Jennifer, the question of President Obama’s inner compass is a vital one. Let us not forget all the fawning evaluations of his fundamentally non-ideological nature. Pragmatism, remember, was his guiding principle.
Of course, pragmatism isn’t a principle at all; it’s a renouncement of principle — and that’s the problem. Even before Obama tried to block the release of the detainee photos, there was a spectacular paradox at work. On the one hand he goes before the Turkish parliament and intones, “Let me say this as clearly as I can, the United States is not and never will be at war with Islam.” Then he returns to American soil to tell the (Muslim) world, in painstaking detail, about all the ways in which the U.S. “tortures” Muslims (so much for his attempt at clarity). Should the memo stunt lose something in translation in the border region between Afghanistan and Pakistan, a picture menu gets slated for release.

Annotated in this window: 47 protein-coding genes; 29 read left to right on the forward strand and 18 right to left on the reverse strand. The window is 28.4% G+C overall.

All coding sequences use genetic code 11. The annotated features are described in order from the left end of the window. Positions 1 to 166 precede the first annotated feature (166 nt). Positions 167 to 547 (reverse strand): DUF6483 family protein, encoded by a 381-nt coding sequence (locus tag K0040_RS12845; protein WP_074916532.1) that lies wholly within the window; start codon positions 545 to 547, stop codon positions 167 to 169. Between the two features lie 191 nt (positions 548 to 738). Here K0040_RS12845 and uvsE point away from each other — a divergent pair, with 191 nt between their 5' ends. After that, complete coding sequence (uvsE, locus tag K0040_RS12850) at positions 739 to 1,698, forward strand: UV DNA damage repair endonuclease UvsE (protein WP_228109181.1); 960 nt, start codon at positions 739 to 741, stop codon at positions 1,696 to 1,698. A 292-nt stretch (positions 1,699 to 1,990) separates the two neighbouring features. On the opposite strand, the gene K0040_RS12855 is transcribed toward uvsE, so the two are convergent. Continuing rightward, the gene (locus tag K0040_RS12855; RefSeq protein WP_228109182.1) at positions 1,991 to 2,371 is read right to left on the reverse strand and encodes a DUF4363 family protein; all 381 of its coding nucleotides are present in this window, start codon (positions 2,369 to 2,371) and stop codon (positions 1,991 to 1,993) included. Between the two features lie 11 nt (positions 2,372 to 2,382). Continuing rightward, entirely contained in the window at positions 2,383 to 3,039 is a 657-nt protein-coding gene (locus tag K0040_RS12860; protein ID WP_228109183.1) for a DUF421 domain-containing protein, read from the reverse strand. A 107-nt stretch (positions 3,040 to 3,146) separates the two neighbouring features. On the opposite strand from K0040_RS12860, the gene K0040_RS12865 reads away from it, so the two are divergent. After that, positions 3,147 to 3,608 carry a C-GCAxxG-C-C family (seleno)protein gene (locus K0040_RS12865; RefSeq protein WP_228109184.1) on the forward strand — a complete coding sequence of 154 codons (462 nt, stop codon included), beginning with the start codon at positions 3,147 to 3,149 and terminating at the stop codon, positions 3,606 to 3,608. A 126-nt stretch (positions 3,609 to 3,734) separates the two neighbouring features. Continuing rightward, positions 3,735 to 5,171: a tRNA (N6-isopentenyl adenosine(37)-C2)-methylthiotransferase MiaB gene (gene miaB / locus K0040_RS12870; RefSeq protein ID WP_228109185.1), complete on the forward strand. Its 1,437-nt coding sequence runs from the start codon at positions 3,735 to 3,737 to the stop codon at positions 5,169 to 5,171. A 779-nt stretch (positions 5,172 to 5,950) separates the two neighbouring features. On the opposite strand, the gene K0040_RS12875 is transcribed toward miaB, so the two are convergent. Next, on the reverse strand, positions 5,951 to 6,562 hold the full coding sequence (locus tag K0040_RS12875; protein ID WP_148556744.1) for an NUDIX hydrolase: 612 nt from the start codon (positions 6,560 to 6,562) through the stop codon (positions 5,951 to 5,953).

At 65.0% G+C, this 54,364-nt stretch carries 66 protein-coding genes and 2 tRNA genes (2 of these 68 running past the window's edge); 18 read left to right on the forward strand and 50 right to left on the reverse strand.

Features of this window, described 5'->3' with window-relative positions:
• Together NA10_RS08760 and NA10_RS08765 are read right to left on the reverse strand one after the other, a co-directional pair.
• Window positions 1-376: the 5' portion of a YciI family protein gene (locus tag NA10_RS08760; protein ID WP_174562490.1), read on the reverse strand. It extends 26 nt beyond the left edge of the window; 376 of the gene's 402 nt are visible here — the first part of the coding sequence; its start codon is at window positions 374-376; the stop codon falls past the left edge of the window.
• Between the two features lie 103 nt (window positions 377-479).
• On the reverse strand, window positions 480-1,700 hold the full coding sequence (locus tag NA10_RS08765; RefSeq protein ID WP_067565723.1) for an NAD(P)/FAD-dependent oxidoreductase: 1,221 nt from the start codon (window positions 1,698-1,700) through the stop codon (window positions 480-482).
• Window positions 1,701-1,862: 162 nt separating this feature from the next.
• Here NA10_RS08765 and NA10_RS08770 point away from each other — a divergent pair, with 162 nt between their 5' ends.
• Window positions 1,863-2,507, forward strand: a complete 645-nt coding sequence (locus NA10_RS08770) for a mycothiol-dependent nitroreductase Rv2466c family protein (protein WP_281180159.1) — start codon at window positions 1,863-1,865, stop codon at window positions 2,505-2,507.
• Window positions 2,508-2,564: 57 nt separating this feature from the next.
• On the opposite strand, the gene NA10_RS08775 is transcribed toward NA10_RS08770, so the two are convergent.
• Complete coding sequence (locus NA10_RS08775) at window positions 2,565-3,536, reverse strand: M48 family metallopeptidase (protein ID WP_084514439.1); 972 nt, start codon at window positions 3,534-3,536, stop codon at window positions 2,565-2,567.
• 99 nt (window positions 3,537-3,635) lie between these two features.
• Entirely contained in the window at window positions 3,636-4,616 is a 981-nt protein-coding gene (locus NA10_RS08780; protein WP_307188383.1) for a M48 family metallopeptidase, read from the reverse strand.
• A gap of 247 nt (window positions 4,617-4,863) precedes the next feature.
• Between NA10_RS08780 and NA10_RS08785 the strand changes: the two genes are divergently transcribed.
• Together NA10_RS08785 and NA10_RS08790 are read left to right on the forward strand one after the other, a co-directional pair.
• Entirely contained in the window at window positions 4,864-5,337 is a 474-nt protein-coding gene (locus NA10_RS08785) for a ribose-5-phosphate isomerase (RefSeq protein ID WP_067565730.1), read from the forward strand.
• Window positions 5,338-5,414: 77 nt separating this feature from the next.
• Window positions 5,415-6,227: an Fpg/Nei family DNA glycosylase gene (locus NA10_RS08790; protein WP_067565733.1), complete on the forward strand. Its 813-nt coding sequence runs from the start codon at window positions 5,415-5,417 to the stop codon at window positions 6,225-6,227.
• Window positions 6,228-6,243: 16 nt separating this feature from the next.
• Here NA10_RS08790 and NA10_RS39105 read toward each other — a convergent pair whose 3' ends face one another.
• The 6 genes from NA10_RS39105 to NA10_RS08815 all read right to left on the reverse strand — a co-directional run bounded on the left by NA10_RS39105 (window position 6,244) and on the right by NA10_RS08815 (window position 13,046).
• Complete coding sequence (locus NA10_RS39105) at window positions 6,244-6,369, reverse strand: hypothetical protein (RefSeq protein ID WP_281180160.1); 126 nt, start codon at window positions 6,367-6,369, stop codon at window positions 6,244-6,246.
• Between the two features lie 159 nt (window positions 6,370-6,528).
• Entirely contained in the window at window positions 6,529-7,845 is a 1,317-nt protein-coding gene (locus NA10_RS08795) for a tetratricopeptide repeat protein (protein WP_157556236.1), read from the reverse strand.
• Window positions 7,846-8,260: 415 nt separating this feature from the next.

Hey, it’s pragmatic. In Ankara, leaders want to hear that the U.S. is not singling out Muslims; in the U.S., the Left wants to hear that the U.S. has been singling out Muslims. But Obama’s pragmatism is so absolute that every news cycle is approached on a case-by-case basis, and the pending release of the pictures poses new challenges. So now he’s giving military commanders what they want: no pictures.
Next pragmatism trainwreck — Guantanamo Bay posturing: “US President Barack Obama is due to announce ‘this week’ that he is reviving controversial military trials for suspected terrorists held at Guantanamo Bay, US officials said Tuesday.”
Not incidentally, Obama has had the hardest time being “pragmatic” when attempting to dismantle the Bush national security apparatus. Maybe that’s because ideology is sometimes what’s needed after all.